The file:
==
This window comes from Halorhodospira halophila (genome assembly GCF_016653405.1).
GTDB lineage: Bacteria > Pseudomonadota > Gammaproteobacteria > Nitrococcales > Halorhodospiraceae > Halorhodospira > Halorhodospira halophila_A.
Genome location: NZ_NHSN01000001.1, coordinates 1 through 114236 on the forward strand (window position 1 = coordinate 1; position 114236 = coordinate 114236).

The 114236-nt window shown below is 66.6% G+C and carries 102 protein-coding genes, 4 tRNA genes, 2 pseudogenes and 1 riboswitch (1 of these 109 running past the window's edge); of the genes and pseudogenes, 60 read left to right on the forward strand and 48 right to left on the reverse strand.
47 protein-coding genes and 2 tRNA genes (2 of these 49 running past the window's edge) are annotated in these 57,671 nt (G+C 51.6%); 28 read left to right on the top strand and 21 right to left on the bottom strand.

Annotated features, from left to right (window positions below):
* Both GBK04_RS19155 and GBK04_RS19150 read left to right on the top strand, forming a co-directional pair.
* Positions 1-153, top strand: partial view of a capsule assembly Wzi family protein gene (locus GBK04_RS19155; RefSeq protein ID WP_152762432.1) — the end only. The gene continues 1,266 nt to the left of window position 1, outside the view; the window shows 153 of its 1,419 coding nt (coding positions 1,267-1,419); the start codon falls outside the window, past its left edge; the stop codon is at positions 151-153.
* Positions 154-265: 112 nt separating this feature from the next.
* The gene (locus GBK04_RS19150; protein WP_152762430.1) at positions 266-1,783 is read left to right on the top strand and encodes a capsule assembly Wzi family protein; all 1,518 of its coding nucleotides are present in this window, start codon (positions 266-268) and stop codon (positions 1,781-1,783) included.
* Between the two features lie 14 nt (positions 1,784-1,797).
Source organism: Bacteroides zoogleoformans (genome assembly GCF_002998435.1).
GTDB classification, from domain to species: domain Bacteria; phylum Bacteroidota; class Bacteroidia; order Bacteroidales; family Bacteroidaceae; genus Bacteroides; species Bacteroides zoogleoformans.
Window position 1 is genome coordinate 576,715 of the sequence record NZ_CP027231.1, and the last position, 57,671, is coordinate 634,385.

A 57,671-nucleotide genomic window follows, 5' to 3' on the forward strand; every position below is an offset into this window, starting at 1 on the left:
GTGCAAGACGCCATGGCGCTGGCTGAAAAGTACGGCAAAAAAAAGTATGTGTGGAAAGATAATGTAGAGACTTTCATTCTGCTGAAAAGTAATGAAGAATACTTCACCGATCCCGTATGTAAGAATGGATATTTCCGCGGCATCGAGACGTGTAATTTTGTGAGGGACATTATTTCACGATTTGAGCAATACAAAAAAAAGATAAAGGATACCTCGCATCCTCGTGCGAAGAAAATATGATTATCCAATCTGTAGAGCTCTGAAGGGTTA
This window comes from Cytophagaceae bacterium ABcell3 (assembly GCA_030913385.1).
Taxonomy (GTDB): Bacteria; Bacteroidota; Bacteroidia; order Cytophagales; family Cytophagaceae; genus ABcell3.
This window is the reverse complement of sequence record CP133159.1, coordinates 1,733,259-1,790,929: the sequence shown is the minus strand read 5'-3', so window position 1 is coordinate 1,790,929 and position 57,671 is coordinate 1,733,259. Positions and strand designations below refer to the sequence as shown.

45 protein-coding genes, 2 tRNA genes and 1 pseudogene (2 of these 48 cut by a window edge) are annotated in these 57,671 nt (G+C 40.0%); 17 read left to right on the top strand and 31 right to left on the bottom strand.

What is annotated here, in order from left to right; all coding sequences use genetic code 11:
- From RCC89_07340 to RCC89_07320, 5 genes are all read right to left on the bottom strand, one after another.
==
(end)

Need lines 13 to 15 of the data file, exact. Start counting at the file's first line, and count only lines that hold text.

GTDB classification, from domain to species: domain Bacteria; phylum Bacteroidota; class Bacteroidia; order Bacteroidales; family Bacteroidaceae; genus Bacteroides; species Bacteroides zoogleoformans.
Window position 1 is genome coordinate 576,715 of the sequence record NZ_CP027231.1, and the last position, 57,671, is coordinate 634,385.

A 57,671-nucleotide genomic window follows, 5' to 3' on the forward strand; every position below is an offset into this window, starting at 1 on the left: